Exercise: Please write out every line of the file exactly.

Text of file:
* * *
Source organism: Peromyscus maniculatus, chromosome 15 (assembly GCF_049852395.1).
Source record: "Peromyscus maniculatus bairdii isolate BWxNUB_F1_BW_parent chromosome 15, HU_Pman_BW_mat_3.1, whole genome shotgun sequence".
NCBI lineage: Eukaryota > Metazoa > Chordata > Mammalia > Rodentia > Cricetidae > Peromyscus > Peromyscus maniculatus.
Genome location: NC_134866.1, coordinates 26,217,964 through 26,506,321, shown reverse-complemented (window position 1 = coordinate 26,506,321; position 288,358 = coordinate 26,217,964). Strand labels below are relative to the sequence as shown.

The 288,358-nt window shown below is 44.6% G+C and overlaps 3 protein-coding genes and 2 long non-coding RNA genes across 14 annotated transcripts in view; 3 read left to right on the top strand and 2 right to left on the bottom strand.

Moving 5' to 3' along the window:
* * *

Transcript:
Source organism: Peromyscus maniculatus, chromosome 15 (assembly GCF_049852395.1).
Source record: "Peromyscus maniculatus bairdii isolate BWxNUB_F1_BW_parent chromosome 15, HU_Pman_BW_mat_3.1, whole genome shotgun sequence".
NCBI lineage: Eukaryota > Metazoa > Chordata > Mammalia > Rodentia > Cricetidae > Peromyscus > Peromyscus maniculatus.
Genome location: NC_134866.1, coordinates 26,217,964 through 26,506,321, shown reverse-complemented (window position 1 = coordinate 26,506,321; position 288,358 = coordinate 26,217,964). Strand labels below are relative to the sequence as shown.

The 288,358-nt window shown below is 44.6% G+C and overlaps 3 protein-coding genes and 2 long non-coding RNA genes across 14 annotated transcripts in view; 3 read left to right on the top strand and 2 right to left on the bottom strand.

Moving 5' to 3' along the window: